4.    Ensure equal provision of medical services, such as the drive-in testing center, while granting adequate representation to Arabs at decision making levels in the Ministry of Health and other ministries that are relevant to the crisis. It is also necessary to appoint a senior Arab spokesperson behalf of the Ministry of Health who can appear before the Arab public as a credible professional authority and encourage the appearance of Arab health experts in the principal media channels, including the Hebrew stations.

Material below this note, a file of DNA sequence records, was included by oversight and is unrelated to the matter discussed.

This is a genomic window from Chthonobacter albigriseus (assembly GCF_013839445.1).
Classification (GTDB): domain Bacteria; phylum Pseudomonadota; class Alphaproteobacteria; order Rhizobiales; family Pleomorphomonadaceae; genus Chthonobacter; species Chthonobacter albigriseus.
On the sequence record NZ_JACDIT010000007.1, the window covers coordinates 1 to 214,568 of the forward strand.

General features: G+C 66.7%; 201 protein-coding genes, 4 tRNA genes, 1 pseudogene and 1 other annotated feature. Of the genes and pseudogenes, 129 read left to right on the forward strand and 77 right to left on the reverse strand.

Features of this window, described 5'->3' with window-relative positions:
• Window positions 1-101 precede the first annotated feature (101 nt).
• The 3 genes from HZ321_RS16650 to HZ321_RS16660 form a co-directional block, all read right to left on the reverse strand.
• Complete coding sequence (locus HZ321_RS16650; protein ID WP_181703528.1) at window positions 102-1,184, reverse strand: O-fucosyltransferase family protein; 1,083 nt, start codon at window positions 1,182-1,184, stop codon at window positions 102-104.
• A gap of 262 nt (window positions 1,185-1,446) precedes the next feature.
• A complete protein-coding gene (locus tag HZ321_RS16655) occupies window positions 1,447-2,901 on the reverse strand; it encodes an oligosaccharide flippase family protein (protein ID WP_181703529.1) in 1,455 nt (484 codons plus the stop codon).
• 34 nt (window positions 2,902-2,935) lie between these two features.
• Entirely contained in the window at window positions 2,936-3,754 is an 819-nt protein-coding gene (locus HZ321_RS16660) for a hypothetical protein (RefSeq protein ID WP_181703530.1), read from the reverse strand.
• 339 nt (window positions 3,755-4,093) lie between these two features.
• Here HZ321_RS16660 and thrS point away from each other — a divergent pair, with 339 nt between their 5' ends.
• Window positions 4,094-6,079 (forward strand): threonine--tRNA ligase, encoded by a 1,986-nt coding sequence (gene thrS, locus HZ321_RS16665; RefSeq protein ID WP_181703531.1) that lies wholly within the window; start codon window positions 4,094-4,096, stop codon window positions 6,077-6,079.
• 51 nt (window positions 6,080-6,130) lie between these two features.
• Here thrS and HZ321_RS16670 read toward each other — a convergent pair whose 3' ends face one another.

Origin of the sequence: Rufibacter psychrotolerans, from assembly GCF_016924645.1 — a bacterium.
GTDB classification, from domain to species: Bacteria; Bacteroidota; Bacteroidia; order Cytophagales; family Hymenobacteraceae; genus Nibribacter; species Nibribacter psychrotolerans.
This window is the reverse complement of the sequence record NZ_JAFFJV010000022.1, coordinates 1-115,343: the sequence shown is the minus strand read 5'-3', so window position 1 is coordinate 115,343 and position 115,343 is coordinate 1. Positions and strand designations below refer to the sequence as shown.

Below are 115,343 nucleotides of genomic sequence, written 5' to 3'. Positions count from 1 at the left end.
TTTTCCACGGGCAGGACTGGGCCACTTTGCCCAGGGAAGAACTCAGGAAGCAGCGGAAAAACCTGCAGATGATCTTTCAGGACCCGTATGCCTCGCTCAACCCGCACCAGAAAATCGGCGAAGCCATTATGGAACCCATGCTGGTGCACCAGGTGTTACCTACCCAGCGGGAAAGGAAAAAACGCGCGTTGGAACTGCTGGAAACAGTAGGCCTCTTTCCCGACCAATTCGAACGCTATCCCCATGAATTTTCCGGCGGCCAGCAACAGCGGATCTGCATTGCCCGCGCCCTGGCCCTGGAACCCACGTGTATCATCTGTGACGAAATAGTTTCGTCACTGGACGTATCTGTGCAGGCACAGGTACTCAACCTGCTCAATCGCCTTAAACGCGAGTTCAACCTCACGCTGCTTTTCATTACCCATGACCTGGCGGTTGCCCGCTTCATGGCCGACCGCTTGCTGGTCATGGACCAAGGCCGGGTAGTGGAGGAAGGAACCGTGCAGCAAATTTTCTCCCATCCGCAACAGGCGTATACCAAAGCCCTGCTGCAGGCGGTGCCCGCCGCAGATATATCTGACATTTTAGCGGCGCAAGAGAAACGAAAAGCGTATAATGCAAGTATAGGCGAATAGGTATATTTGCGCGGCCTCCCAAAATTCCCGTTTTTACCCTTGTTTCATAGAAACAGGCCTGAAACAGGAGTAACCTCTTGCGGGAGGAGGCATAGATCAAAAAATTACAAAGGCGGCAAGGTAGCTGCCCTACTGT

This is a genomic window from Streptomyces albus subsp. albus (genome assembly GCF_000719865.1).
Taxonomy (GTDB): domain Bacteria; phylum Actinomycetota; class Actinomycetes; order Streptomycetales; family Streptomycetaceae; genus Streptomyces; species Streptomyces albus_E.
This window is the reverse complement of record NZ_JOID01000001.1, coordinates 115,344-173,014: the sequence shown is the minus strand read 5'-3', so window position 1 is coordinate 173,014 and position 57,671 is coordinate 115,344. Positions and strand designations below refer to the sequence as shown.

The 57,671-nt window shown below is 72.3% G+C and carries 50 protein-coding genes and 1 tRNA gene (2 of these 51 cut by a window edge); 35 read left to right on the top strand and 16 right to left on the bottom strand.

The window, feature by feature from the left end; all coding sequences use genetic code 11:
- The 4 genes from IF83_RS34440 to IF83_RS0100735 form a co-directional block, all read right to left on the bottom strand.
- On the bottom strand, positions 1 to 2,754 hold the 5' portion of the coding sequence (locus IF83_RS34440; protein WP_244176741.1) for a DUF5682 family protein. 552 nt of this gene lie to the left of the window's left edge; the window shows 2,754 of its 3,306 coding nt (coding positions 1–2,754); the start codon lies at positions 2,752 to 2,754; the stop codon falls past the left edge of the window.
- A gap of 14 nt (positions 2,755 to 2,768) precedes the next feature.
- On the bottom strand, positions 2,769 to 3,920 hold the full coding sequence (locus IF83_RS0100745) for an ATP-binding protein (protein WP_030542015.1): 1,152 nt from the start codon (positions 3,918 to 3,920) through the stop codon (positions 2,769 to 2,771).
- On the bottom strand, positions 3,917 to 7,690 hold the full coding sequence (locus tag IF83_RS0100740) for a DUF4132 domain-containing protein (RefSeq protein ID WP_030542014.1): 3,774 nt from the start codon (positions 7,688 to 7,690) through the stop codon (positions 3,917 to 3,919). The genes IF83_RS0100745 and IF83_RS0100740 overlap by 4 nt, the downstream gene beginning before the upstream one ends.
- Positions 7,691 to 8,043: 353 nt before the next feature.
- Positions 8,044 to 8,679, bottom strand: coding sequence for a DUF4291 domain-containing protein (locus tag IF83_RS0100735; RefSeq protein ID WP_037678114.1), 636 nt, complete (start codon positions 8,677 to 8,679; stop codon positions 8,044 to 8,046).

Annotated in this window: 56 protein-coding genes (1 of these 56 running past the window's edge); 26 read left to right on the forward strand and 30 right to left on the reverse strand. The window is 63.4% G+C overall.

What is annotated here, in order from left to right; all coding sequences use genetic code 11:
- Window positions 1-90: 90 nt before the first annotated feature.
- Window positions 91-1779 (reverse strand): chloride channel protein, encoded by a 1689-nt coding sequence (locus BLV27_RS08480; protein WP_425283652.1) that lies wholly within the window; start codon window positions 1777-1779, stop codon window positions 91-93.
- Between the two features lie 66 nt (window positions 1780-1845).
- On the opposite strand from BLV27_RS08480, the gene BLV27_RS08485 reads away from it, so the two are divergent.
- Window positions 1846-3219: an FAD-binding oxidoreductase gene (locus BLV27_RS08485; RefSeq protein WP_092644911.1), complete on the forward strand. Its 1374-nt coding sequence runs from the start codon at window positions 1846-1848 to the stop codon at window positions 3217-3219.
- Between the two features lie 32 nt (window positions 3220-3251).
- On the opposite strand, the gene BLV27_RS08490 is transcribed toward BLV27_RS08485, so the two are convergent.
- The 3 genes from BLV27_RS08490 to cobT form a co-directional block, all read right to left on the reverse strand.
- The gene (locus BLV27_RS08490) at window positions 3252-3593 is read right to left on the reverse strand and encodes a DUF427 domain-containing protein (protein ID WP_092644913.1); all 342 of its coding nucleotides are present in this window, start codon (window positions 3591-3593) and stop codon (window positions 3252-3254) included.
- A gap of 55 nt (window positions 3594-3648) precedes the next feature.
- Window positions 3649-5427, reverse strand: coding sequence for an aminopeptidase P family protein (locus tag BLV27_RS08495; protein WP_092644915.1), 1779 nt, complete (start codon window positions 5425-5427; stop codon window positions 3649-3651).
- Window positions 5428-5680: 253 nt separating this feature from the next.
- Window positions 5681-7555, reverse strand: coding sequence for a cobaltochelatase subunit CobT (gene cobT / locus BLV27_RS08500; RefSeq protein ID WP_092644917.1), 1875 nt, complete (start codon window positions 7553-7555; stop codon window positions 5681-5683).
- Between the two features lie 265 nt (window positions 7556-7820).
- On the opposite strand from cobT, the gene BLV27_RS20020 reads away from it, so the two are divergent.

1. Launch a public information campaign in Arabic to educate people on how to deal with the virus. The information also should be presented by religious leaders and other influential figures, and address each community according to its customs, culture, and needs. Different Bedouin populations need specific kinds of information conveyed, preferably orally, by religious and communal leaders, as well as by doctors who come from tribes and families that are seen by the population as role models.